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T. Campbell

“ Dryden's All for Love was regarded by himself as his masterpiece, and is by no means devoid of merit; but so inferior is it to the prior drama, as to make it disgraceful to British taste for one hundred years that the former absolutely banished the latter from the stage. A French critic calls Great Britain the island of Shakspeare's idolaters; yet so it happens, in this same island, that Dryden's All for Love has been acted ten times oftener than Shakspeare's Antony and Cleopatra.1 Dryden's Mark Antony is a weak voluptuary from first to last. Not a sentence of manly virtue is ever uttered by him that seems to come from himself; and whenever he expresses a moral feeling, it appears not to have grown up in his own nature, but to have been planted there by the influence of his friend Ventidius, like a flower in a child's garden, only to wither and take no root. Shakspeare's Antony is a very different being. When he hears of the death of his first wife, Fulvia, his exclamation ‘There's a great spirit gone!’ and his reflections on his own enthralment by Cleopatra, mark the residue of a noble mind. A queen, a siren, a Shakspeare's Cleopatra alone could have entangled Mark Antony, whilst an ordinary wanton could have enslaved Dryden's hero.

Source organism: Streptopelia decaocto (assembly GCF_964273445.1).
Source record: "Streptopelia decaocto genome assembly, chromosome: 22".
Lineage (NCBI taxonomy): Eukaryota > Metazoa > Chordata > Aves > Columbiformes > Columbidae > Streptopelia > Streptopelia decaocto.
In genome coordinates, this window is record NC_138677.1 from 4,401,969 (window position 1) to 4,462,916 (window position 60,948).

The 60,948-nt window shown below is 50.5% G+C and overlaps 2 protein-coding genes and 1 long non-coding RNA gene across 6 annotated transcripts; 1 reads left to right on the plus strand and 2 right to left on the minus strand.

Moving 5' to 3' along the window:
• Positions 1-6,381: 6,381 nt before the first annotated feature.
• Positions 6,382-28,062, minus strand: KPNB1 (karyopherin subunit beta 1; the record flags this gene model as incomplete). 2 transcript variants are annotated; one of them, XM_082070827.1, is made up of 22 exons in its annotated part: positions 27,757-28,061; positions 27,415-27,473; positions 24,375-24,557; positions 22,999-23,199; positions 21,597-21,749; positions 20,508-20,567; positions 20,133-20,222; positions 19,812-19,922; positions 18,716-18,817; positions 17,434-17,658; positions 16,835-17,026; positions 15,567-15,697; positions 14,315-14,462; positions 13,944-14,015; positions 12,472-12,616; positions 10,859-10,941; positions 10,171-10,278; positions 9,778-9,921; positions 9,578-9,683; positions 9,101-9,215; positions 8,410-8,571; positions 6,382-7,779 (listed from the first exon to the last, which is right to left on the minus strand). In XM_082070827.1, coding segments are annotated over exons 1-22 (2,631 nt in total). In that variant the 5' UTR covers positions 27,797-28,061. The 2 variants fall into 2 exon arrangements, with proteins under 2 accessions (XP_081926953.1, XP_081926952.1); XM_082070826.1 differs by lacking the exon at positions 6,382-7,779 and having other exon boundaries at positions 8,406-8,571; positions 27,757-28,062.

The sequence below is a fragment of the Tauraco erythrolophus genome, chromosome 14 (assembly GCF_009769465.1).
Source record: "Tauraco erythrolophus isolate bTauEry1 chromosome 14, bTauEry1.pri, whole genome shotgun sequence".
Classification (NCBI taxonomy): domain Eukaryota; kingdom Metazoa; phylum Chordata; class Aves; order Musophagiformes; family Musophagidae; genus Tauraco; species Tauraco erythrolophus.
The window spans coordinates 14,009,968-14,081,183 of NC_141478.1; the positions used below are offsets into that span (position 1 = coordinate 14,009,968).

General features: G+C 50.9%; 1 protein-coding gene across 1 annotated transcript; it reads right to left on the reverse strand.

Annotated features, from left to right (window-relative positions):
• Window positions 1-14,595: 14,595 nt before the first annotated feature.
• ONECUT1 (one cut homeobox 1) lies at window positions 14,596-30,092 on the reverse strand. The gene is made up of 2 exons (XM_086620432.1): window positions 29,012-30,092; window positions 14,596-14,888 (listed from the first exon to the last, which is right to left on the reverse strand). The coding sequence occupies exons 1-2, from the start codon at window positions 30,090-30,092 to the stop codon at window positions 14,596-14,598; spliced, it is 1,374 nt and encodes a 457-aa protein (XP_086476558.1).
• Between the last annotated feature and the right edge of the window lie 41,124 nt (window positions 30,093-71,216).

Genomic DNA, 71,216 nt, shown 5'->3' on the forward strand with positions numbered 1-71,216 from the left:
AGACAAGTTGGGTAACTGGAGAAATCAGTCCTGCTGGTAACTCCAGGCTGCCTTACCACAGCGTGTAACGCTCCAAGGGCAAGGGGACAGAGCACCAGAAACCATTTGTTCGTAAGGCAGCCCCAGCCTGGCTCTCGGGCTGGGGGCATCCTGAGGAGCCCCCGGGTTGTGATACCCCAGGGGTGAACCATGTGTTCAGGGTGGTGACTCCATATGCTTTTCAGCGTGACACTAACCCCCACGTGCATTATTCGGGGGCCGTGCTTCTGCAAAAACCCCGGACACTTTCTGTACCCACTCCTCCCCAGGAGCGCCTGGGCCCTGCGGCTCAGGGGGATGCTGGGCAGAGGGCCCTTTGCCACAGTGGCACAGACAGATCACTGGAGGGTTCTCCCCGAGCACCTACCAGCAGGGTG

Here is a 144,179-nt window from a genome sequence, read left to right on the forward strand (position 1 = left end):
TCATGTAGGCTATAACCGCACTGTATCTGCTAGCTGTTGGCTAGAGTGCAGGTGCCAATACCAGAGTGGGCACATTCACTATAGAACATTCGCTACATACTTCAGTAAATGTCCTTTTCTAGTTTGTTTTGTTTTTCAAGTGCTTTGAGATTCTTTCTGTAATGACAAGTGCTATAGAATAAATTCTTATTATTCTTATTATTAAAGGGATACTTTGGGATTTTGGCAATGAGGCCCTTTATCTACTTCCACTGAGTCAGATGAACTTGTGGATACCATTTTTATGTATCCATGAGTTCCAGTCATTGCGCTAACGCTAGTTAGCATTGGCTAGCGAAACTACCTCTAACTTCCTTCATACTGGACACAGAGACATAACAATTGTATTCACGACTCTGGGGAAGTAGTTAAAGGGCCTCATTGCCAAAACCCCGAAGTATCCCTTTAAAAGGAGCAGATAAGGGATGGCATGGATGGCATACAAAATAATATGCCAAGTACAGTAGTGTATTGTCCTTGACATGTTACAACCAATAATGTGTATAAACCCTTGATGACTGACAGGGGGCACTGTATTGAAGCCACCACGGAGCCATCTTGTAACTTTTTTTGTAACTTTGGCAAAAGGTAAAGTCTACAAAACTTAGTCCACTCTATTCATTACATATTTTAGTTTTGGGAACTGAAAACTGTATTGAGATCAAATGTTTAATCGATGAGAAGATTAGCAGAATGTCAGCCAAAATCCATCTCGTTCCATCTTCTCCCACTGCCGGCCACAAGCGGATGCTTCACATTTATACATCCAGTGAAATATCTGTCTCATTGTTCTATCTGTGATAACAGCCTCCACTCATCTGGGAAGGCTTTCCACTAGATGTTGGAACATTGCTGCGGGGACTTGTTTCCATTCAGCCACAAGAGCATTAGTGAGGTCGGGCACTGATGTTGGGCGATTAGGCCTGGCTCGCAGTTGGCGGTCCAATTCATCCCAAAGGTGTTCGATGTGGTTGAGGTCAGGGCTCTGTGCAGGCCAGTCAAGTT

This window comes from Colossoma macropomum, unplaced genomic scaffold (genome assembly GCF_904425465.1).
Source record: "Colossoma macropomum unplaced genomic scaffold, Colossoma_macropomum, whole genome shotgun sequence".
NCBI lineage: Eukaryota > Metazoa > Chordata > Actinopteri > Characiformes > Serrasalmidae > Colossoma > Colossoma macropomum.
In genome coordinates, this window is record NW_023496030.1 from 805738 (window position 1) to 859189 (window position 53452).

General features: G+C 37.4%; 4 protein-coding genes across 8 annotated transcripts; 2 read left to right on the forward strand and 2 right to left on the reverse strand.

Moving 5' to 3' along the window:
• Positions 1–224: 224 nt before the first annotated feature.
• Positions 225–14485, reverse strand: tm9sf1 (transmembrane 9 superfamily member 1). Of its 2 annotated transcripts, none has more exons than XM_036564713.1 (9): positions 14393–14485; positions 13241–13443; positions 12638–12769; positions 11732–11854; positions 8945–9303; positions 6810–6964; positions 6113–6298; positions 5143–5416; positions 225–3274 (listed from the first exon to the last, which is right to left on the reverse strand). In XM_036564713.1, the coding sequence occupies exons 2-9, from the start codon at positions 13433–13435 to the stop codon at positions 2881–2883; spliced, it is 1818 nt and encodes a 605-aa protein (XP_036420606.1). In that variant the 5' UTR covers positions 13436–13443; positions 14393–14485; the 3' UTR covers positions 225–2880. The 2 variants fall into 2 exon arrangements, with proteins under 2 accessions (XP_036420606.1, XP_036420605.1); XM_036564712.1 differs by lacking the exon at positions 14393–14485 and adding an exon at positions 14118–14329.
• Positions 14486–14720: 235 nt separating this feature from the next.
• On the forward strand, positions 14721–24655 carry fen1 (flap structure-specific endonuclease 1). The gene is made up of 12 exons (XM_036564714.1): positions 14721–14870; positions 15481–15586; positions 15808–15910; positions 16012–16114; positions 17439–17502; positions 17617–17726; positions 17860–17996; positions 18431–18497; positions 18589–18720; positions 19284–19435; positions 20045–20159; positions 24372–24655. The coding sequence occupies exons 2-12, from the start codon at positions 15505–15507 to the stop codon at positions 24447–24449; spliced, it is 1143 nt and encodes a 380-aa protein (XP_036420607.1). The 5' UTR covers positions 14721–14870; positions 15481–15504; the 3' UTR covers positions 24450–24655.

1 It ought to be kept in remembrance, nevertheless, that the inconstant representations of a popular dramatic poet's pieces on the stage is not a proof of his popularity having expired, or being even on the decline. The frequenters of the theatre demand variety. Molière is as much as ever a favourite of France, yet the pieces of other comic writers are oftener represented.

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